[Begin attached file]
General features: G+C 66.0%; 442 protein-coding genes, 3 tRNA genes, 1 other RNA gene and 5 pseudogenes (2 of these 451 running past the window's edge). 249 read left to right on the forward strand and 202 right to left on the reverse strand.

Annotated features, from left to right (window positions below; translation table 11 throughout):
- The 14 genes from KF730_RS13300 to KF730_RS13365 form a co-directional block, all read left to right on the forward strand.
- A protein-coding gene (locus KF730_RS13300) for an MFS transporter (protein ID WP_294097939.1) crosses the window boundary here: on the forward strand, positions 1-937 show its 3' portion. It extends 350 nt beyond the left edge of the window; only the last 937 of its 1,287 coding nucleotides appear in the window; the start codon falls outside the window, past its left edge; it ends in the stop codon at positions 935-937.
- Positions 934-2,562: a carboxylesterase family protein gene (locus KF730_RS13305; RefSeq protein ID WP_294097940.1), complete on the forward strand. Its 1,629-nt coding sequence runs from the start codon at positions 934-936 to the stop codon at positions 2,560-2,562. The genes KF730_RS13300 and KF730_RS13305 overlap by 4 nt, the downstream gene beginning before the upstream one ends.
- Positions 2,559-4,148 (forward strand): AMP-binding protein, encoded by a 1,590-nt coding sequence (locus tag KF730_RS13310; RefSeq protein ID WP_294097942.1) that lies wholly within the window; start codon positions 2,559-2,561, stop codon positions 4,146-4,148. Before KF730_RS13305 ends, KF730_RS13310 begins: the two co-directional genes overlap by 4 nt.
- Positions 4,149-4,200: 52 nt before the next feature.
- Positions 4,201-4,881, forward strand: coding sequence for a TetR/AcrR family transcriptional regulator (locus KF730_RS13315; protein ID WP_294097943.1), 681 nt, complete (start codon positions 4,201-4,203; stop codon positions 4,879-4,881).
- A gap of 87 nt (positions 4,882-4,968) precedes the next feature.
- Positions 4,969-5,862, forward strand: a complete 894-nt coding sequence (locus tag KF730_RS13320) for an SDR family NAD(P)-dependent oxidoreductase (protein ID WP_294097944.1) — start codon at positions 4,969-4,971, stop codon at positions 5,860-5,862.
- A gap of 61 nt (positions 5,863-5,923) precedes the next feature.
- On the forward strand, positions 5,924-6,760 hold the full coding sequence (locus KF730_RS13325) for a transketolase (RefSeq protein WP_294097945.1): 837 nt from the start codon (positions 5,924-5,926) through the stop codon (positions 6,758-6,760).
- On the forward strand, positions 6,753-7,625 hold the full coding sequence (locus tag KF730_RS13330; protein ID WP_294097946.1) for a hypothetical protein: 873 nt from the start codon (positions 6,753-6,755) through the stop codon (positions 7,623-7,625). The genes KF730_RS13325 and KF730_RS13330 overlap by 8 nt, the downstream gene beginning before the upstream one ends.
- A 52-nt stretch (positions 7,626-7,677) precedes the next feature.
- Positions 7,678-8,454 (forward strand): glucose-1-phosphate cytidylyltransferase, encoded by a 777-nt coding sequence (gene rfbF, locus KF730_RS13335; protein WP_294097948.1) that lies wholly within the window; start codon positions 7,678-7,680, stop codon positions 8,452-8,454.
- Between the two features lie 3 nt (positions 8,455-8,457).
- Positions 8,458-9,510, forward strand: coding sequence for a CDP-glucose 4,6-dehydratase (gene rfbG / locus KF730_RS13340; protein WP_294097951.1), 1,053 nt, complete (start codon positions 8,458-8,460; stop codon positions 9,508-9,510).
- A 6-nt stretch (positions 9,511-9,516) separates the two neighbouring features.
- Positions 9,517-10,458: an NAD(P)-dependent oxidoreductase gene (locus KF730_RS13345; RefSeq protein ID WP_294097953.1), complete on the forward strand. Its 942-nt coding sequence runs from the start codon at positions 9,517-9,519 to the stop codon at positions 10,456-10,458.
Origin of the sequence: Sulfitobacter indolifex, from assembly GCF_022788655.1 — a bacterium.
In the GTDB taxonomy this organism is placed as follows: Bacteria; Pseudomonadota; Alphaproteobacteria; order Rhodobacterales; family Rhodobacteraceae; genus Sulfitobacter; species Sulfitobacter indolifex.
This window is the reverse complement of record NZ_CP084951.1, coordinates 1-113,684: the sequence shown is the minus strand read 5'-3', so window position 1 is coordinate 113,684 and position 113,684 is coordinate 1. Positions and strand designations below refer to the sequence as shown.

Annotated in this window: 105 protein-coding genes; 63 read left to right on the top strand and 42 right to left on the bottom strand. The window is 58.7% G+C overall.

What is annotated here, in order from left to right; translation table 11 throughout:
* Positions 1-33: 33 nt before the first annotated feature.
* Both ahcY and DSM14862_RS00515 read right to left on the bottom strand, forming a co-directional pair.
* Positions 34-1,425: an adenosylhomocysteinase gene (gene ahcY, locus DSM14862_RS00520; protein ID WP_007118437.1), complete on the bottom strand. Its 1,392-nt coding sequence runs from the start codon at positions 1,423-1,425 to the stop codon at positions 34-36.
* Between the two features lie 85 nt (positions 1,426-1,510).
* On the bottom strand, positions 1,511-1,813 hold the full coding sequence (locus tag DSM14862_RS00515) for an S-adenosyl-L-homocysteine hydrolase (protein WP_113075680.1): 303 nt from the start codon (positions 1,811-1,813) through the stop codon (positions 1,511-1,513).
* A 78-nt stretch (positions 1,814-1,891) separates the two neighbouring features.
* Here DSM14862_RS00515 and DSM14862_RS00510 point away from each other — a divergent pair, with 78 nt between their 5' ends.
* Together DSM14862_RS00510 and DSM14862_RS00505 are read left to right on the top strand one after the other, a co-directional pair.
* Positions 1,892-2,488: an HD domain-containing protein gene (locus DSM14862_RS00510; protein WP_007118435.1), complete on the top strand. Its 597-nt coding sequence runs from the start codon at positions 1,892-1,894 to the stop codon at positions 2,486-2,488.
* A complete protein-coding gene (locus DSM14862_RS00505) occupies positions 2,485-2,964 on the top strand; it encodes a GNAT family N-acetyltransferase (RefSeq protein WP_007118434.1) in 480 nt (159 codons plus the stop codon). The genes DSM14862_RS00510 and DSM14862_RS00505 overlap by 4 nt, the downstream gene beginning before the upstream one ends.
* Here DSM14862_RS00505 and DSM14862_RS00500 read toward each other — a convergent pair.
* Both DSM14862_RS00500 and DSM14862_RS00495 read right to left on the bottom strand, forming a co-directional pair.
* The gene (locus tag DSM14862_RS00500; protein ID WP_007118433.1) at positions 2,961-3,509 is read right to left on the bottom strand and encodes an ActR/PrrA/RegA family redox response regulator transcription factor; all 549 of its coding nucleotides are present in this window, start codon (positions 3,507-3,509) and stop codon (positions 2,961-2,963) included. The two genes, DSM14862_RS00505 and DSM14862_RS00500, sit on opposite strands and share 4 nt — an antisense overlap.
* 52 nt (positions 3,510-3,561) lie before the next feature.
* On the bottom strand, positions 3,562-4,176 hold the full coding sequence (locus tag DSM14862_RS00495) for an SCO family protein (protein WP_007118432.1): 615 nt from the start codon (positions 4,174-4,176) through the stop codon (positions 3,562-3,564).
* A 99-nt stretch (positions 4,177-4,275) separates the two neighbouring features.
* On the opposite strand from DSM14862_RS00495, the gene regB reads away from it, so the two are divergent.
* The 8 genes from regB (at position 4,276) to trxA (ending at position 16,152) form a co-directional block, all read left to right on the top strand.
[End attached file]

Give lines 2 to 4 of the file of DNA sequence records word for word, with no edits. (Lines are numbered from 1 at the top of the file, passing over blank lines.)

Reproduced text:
Annotated features, from left to right (window positions below; translation table 11 throughout):
- The 14 genes from KF730_RS13300 to KF730_RS13365 form a co-directional block, all read left to right on the forward strand.
- A protein-coding gene (locus KF730_RS13300) for an MFS transporter (protein ID WP_294097939.1) crosses the window boundary here: on the forward strand, positions 1-937 show its 3' portion. It extends 350 nt beyond the left edge of the window; only the last 937 of its 1,287 coding nucleotides appear in the window; the start codon falls outside the window, past its left edge; it ends in the stop codon at positions 935-937.